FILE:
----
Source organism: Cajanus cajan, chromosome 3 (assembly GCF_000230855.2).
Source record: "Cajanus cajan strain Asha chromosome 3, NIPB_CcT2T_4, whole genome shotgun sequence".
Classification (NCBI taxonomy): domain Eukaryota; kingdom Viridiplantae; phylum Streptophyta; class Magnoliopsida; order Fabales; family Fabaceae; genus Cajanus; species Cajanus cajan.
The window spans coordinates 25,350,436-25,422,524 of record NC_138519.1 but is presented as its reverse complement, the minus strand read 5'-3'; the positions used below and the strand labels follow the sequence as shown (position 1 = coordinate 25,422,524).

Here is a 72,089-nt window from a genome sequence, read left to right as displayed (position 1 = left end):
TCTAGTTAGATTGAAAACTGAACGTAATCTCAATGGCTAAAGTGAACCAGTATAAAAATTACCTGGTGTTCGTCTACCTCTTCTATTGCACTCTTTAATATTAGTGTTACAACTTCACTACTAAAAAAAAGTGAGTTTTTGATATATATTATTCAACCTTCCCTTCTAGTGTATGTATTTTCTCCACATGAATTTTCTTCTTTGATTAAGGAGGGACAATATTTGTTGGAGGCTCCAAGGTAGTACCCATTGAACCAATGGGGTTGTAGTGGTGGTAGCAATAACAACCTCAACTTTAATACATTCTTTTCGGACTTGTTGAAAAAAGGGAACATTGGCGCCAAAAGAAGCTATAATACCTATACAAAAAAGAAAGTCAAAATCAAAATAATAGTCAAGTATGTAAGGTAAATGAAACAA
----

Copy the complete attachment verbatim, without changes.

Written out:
Source organism: Cajanus cajan, chromosome 3 (assembly GCF_000230855.2).
Source record: "Cajanus cajan strain Asha chromosome 3, NIPB_CcT2T_4, whole genome shotgun sequence".
Classification (NCBI taxonomy): domain Eukaryota; kingdom Viridiplantae; phylum Streptophyta; class Magnoliopsida; order Fabales; family Fabaceae; genus Cajanus; species Cajanus cajan.
The window spans coordinates 25,350,436-25,422,524 of record NC_138519.1 but is presented as its reverse complement, the minus strand read 5'-3'; the positions used below and the strand labels follow the sequence as shown (position 1 = coordinate 25,422,524).

Here is a 72,089-nt window from a genome sequence, read left to right as displayed (position 1 = left end):
TCTAGTTAGATTGAAAACTGAACGTAATCTCAATGGCTAAAGTGAACCAGTATAAAAATTACCTGGTGTTCGTCTACCTCTTCTATTGCACTCTTTAATATTAGTGTTACAACTTCACTACTAAAAAAAAGTGAGTTTTTGATATATATTATTCAACCTTCCCTTCTAGTGTATGTATTTTCTCCACATGAATTTTCTTCTTTGATTAAGGAGGGACAATATTTGTTGGAGGCTCCAAGGTAGTACCCATTGAACCAATGGGGTTGTAGTGGTGGTAGCAATAACAACCTCAACTTTAATACATTCTTTTCGGACTTGTTGAAAAAAGGGAACATTGGCGCCAAAAGAAGCTATAATACCTATACAAAAAAGAAAGTCAAAATCAAAATAATAGTCAAGTATGTAAGGTAAATGAAACAA